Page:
Are you working in a new Climate Zone?
Last month, the EPA finalized the new program requirements for Single Family Version 3.2 and Multifamily Version 1.2, and formal release is anticipated this coming fall. These program updates align with the 2021 IECC codes and thus will be implemented in states that adopt the 2021 IECC or an equivalently stringent code. Several states and cities have already adopted 2021 IECC, including Nevada and Maine (stretch code). Others are expected to follow suit soon: such as Vermont, Washington state, Illinois, Colorado, and Massachusetts (stretch code).
IECC 2021 – Climate Zone Changes
In December 2020, the IECC updated the Climate Zone map as part of the 2021 IECC codes. While this is an important update in general, understanding these changes has become vital with the adoption and expected adoptions of 2021 IECC codes and the new proposed ENERGY STAR programs. With this change, approximately 10% of counties within the U.S. are now classified in a new Climate Zone (Johns Manville Blog).
Several highly populated areas are affected by these changes including Dallas/Fort Worth, Nashville, Southern Wisconsin, and Northern North Carolina, which all shifted to warmer Climate Zone classifications. A few select counties shifted to cooler Climate Zone classifications, most notably Northern Oklahoma. The map below from Pacific Northwest Nation Laboratory highlights all counties that have undergone Climate Zone changes, with red showing a shift to lower (warmer) Climate Zones and green indicating a shift to higher (cooler) Climate Zones.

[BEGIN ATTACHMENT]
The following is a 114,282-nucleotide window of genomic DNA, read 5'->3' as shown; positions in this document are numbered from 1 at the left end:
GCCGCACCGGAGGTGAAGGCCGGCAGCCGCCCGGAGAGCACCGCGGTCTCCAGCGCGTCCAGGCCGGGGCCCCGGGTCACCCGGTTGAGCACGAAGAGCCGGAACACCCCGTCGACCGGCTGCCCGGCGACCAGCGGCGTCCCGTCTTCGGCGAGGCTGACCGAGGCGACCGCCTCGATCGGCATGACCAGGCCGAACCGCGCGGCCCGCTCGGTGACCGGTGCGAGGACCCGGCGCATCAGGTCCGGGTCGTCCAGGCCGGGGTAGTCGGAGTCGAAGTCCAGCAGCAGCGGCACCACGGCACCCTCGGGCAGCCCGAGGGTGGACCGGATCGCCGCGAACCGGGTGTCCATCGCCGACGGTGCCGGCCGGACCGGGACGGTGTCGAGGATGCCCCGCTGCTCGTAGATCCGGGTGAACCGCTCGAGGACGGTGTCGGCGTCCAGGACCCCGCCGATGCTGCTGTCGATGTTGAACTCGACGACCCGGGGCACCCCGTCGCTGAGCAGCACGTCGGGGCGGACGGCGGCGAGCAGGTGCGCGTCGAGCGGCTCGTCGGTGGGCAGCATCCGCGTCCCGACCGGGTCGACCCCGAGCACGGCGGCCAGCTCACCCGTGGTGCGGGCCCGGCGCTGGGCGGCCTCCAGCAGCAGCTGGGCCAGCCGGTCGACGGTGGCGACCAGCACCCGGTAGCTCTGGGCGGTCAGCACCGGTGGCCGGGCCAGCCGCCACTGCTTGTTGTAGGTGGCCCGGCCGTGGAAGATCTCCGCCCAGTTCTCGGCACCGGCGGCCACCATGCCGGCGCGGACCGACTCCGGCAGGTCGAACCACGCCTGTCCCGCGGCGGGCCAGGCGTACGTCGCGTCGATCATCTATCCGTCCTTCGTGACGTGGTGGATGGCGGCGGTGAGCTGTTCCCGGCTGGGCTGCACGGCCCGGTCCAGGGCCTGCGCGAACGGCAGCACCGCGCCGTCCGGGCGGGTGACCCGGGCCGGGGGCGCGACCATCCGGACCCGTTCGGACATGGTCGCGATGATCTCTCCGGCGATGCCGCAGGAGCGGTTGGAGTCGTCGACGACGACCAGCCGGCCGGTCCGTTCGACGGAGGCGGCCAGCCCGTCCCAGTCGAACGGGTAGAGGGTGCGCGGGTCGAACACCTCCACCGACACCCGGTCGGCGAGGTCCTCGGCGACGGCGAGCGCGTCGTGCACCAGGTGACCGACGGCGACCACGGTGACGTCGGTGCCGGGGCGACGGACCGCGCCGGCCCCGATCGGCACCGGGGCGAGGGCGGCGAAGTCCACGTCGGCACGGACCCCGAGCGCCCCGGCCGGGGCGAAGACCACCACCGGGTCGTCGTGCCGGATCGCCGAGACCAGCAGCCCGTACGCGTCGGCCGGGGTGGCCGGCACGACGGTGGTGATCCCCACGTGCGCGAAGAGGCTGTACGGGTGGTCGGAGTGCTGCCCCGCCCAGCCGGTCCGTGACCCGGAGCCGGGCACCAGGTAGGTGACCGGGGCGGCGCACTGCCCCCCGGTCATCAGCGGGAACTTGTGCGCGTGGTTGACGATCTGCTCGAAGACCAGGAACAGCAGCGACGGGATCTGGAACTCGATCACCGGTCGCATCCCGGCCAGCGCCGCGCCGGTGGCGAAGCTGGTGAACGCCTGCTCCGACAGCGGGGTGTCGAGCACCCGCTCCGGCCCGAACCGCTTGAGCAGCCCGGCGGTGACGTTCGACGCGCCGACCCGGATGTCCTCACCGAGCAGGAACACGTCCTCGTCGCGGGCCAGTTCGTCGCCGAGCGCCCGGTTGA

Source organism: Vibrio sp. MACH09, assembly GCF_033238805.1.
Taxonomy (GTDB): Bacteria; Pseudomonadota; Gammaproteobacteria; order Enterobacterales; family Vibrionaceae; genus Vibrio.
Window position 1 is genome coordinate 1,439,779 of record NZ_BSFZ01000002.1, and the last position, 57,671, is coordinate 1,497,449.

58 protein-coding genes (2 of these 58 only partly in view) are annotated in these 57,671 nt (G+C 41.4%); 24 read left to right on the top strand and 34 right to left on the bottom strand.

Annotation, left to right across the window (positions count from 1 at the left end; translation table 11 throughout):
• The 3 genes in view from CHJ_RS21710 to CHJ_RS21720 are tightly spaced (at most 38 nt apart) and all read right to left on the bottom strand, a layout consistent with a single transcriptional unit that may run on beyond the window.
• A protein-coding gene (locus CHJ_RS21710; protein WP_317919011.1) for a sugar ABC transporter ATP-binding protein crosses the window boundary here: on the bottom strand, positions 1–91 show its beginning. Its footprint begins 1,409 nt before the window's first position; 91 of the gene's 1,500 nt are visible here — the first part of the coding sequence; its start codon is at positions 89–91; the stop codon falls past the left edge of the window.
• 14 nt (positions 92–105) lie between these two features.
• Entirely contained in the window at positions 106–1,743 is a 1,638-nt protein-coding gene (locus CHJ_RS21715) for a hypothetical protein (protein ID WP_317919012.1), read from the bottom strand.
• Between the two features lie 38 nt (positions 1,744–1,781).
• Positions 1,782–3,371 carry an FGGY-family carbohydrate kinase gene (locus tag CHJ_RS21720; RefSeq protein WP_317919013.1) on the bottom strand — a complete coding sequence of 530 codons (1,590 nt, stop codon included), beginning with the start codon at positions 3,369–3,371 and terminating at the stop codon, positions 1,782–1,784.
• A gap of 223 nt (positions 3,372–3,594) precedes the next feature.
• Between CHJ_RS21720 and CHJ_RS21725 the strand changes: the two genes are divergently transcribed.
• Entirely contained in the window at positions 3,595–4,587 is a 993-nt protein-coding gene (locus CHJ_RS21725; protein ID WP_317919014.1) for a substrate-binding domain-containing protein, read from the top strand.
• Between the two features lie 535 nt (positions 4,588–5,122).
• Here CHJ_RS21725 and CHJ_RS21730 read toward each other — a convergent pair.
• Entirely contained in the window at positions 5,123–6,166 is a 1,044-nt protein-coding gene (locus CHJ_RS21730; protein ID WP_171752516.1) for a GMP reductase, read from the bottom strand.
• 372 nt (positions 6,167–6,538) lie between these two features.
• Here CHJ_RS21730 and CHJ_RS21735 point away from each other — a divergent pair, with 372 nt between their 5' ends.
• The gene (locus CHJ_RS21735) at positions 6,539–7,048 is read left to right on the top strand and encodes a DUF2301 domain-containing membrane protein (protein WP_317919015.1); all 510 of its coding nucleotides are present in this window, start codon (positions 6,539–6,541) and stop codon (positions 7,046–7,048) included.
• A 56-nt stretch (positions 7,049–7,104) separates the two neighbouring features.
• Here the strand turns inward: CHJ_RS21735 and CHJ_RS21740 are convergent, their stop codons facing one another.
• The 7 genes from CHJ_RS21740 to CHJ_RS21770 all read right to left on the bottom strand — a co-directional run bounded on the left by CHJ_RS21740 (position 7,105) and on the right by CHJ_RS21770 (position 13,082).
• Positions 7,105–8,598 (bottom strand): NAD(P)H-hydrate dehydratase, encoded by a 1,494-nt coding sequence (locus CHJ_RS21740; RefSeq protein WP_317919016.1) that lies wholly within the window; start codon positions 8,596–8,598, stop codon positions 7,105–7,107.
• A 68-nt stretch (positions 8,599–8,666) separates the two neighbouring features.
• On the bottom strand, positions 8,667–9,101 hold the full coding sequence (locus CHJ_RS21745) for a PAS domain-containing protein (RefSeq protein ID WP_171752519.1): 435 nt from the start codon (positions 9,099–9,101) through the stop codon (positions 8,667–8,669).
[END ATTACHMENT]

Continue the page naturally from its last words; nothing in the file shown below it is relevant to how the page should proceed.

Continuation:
As a result of these Climate Zone updates from the IECC, industry professionals in the affected counties must ensure that homes are being built to the correct standards of their new Climate Zone designation. If you are working in one of the counties with a new Climate Zone under IECC 2021, you are going to want to keep an extra watchful eye out for the implementation of ENERGY STAR SFNH v3.2/MFNC v1.2 and make sure you know when you are working in a new Climate Zone.
From the ENERGY STAR SFNH v3.2 draft, shown above, we see the differentiation of requirements for Cooling and Heating Equipment between ‘Hot and Mixed Climates’ and ‘Cold Climates’. The change of IECC Climate Zones is of highest important for counties that have changed from 4A/B to 5A/B, or vice versa, as this alters which climate category requirements must be followed for the upcoming ENERGY STAR versions. Programs like ENERGY STAR assign certain requirements for home airtightness and equipment efficiencies required per Climate Zone as well, and thus the stringency of compliance with those programs may change.
The practical implication of these changes for HERS Raters and their customers is that when a Climate Zone changes, it may impact the stringency of certain efficiency measures that must be implemented to achieve energy code or program compliance. For example, Prescriptive building insulation requirements vary by Climate Zone for energy code compliance, affecting not only Prescriptive compliance, but also UA tradeoff and Simulated Performance compliance.
Practically speaking, since most counties changed to warmer Climate Zones, this will in effect result in lower levels of stringency for energy code and program compliance within these regions.
Learn more about the updates included in the 2021 IECC from the Ekotrope Blog, or read Chapter 3: General Requirements from ICC. You can also visit ENERGYSTAR.gov to read the latest draft releases for the upcoming Single Family New Homes v3.2 and Multifamily New Construction v1.2.